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June 2006

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  • Greece has lagged behind the rest of the eurozone in its use of techniques to free up value in real estate loans and assets. But banks’ needs for capital should fuel securitization, and new legislation will enable public bodies to make sale and leaseback deals. Dimitris Kontogiannis reports.
  • “Given all that has happened I’m surprised it wasn’t negative $60 billion” James Gorman, Morgan Stanley In his first public presentation since joining Morgan Stanley in February as president and COO of the global wealth management business, James Gorman outlined how he intended to turn the dwindling arm into a competitive force in the industry.
  • “It’s so bloody liquid, it’s not even funny.”
  • One piece of analysis that is certain to be a fixture on desks this summer is a 59-page report by Goldman Sachs. In preparation for the football World Cup, which kicks off on June 9 in Germany, Goldman Sachs has put together a guide to each participating country and its team’s chances of success.
  • The dealers at Scottish Widows cemented their reputation as smart traders by winning the Goldman Sachs trading game at the Trade Tech Equities conference for a second year in a row.
  • A busy sporting calendar means a burgeoning expense account for many investment banks.
  • The ballooning demand for mortgage credit in Spain is attracting new players and more flexible products.
  • The ability of the US to run a high current account deficit rests on a widespread belief that inflation and the cost of capital will remain low. But the conditions that underpin the deficit and the dollar’s role as the principal source of global capital are unlikely to be sustained for long.
  • ...While Wax wows them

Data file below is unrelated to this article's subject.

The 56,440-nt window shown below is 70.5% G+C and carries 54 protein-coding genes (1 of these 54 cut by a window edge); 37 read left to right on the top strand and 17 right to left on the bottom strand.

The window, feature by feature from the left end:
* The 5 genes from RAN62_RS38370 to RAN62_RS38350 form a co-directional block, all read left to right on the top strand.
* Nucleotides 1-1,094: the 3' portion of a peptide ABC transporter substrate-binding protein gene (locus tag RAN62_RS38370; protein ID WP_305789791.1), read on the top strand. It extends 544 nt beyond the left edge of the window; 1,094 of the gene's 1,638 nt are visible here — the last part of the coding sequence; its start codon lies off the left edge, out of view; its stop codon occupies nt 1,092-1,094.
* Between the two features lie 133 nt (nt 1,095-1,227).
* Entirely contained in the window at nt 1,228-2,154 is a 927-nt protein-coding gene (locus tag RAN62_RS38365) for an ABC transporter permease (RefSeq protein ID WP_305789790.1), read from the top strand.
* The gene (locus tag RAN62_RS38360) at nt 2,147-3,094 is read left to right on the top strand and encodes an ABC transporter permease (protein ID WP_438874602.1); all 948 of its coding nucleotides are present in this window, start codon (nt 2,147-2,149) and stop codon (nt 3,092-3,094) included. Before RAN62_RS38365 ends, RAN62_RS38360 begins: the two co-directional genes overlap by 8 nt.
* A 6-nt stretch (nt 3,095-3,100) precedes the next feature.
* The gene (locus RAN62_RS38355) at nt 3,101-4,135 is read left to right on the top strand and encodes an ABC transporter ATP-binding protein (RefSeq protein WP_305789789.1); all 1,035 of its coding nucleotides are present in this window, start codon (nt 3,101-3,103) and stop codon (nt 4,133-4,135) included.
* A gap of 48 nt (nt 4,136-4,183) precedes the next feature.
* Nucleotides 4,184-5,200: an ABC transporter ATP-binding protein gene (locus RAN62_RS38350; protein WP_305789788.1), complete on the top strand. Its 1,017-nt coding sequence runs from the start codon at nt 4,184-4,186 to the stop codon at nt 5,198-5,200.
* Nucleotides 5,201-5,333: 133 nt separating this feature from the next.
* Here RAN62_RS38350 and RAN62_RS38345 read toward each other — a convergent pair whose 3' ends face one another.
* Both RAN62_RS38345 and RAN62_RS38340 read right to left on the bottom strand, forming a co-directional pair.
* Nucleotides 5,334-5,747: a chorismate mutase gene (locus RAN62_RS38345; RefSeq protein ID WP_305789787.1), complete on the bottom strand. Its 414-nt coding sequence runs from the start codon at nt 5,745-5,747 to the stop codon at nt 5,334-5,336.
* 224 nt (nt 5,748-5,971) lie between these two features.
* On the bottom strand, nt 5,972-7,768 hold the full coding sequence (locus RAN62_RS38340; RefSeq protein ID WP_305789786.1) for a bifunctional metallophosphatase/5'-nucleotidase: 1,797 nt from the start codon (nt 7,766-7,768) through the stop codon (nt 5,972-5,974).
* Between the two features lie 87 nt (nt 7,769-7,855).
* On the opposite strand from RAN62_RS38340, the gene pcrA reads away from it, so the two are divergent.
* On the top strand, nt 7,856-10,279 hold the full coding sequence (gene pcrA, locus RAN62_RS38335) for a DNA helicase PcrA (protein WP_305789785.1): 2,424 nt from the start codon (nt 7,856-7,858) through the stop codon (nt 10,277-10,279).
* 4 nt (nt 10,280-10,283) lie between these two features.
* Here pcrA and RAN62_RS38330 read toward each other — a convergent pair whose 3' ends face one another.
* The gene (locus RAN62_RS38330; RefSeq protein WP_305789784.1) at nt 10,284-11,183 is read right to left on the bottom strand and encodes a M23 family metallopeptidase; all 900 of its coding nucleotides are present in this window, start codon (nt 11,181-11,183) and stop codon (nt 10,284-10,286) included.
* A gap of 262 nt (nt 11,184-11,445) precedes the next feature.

• “Financial institutions should put customers’ needs first”, according to a report published by PriceWaterhouseCoopers on May 24. But should their services extend to matchmaking for young journalists? One of Euromoney’s débutant hacks was secretly pleased on a recent trip back from Moscow when his host bank’s head of IR forgot her passport: the subsequent delay meant a missed flight back to London, and a chance to watch the Champions’ League final in Vienna with the bank’s PR man and a gentleman from the Austrian media.
  • If a product swamps a market, prices go down. Yet this basic economic tenet seems to have eluded many of the issuers in the Spanish covered bonds market. How else to explain the consistent lack of coordination in issuance endemic in the world of the cédulas?
  • Buy-to-let mortgage originators in the UK market have often argued that these assets should be seen as prime assets rather than non-conforming.
  • Barely a month seems to pass without either the launch of a new foreign exchange trading platform or at the least a significant enhancement and upgrade to an existing one.
  • Why the European government bond markets have failed...and what the European Union would like to do about it
  • Merrill Lynch has hired Tim Skeet as a covered bond product specialist reporting to Amir Hoveyda, European head of debt capital markets. He joins Merrill from ABN Amro where he was head of financial institutions origination for Germany and France. He joined the Dutch bank at the start of 2003, before that he held a senior FIG relationship banker role at Barclays Capital. Skeet is a veteran of the debt capital markets and one of the best-known faces in the covered bond sector. He started in the business some 25 years ago at Samuel Montagu.
  • Funds may take the chance to rebalance but don’t expect a crash.
  • Although adoption of an exchange-like structure has been predicted for years, foreign exchange has predominantly been traded over the counter. Could a new initiative by the CME and Reuters finally force the transition through? Lee Oliver reports.